Errol Morris’ “The B-Side” is compact and so vast, so bittersweet and so kind and giving, a brilliantly casual portrait of Morris’ cheery friend and Cambridge neighbor. This deceptively simple gem is built upon a conversation with septuagenarian photographer Dorfman after her retirement, perhaps only a single afternoon in her archives, a reliquary of stacked photo boxes, scrawled names and labels, flat files packed full with a life’s work.
She’s a wry storyteller as she pulls print after print, some she hasn’t looked at in thirty years, her indelible Massachusetts accent a delight.
“I’m looking here at a picture of Ferlinghetti,” Dorfman says, opening a box of poets in brimming youth, at the turn of the 1960s: Robert Lowell, James Tate, and her soon-to-be lifelong friend, Allen Ginsberg. “I was sitting there on the couch. What was easier than taking pictures?” And Auden. Jorge Luis Borges. Venturing out of Boston into New York City, she was hired by Grove Press, situated in the middle of Greenwich Village, at the time of the “Lady Chatterley’s Lover” court case. And more black-and-white prints and contact sheets from the unassuming bystander-witness to the Beat moment: Anaïs Nin, Andrea Dworkin, W. H. Auden, Ed Sanders, Audre Lorde, Anne Sexton, Joni Mitchell, Bob Dylan and Ginsberg together. Her life’s work came with her introduction to Polaroid cameras. Large-format Polaroids by the thousands became Dorfman’s medium. “The 20×24 took Cambridge by blitz!” she exclaims. Small gestures accrue. Her hands hold, pass over her long-finisher work. She adopted her friend Ginsberg’s “acceptance of everydayness.” And his passing inspires her to note, offhandedly, as is her splendid fashion, “Maybe that’s when photographs have the ultimate meaning—when the person dies.”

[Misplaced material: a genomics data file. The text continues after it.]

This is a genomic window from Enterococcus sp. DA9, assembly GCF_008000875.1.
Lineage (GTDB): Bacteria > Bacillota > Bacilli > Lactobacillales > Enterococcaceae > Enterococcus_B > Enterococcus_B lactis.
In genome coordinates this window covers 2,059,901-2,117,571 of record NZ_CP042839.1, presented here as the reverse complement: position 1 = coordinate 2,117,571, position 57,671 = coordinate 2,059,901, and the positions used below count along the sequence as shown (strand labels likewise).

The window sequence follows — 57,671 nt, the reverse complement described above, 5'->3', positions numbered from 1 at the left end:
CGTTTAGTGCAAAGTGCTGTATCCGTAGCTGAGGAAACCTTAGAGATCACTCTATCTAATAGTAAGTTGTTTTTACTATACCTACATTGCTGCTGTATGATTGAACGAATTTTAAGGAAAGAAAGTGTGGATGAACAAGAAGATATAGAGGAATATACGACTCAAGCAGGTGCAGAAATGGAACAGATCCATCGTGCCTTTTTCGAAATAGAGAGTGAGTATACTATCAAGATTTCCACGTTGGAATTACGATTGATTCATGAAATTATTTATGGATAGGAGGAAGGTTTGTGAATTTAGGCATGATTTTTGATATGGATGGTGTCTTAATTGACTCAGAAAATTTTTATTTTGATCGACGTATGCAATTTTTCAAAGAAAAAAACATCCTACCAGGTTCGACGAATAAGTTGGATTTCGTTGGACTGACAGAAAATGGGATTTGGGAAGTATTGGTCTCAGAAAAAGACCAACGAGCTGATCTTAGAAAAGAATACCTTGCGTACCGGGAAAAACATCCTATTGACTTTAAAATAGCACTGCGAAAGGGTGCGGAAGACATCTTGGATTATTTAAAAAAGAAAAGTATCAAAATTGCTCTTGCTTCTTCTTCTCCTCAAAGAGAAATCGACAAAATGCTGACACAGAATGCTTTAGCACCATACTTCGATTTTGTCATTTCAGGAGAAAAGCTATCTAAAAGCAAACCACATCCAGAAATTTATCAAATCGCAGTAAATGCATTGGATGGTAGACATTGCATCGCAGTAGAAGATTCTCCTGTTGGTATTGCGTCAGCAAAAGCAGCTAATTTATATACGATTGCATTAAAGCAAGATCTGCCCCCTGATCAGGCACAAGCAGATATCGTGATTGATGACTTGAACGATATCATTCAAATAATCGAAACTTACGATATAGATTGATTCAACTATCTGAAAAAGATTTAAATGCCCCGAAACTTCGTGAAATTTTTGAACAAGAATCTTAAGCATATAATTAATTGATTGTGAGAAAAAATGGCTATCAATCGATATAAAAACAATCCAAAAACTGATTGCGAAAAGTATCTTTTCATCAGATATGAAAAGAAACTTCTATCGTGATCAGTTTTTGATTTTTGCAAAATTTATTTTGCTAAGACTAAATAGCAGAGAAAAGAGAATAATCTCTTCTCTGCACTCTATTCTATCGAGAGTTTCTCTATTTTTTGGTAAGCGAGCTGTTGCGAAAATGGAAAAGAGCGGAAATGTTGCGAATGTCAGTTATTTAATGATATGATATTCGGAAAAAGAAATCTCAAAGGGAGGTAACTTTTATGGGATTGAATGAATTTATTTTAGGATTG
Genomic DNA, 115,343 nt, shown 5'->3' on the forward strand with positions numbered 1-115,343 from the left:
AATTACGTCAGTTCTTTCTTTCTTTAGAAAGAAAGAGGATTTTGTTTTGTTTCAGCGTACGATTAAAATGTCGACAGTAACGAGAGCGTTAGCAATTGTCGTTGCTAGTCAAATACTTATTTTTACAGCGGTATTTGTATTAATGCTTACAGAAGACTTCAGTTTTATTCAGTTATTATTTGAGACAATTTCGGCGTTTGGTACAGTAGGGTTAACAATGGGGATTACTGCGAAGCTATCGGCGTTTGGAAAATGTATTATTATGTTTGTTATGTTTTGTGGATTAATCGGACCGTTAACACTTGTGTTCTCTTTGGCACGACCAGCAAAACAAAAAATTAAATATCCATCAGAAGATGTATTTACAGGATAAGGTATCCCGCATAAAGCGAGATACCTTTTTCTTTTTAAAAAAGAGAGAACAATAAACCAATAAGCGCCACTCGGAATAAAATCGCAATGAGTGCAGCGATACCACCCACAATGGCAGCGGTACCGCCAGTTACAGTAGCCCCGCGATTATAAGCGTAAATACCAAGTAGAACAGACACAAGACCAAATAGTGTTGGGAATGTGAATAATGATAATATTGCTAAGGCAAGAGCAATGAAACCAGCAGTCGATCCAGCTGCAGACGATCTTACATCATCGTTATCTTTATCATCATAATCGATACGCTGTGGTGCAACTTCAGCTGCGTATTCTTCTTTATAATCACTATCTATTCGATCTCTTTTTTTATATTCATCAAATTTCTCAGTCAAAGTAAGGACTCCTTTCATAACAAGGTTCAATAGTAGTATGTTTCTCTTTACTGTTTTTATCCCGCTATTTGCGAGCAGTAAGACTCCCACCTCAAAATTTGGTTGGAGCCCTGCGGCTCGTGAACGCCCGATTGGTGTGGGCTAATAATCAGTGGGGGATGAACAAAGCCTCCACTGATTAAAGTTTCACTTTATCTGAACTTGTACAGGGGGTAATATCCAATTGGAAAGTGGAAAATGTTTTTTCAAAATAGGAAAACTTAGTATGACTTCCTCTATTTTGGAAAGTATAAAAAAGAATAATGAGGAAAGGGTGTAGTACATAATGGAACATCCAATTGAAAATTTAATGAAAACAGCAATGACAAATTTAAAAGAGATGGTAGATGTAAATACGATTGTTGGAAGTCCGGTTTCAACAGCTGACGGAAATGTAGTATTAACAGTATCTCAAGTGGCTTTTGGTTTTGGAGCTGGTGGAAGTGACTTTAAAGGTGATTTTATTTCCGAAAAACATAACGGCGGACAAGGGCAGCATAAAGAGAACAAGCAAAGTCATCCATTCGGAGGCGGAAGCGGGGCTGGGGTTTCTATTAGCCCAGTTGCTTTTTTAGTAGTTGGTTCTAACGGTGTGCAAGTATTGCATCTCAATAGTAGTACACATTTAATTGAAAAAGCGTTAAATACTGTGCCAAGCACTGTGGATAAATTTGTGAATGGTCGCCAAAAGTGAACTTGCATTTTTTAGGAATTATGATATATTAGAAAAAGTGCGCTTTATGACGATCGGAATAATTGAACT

“The part of the process that fascinated me is the element of perishability, fugitive color, fugitive images,” Morris later muses to Dorfman, whose face stills. A long pause. “I try to deny it.” 76m. (Ray Pride)
“The B-Side: Elsa Dorfman’s Portrait Photography” opens Friday, July 9 at the Music Box.
Ray Pride is Newcity’s film critic and a contributing editor to Filmmaker magazine.
His multimedia history of Chicago “Ghost Signs” will be published later this year.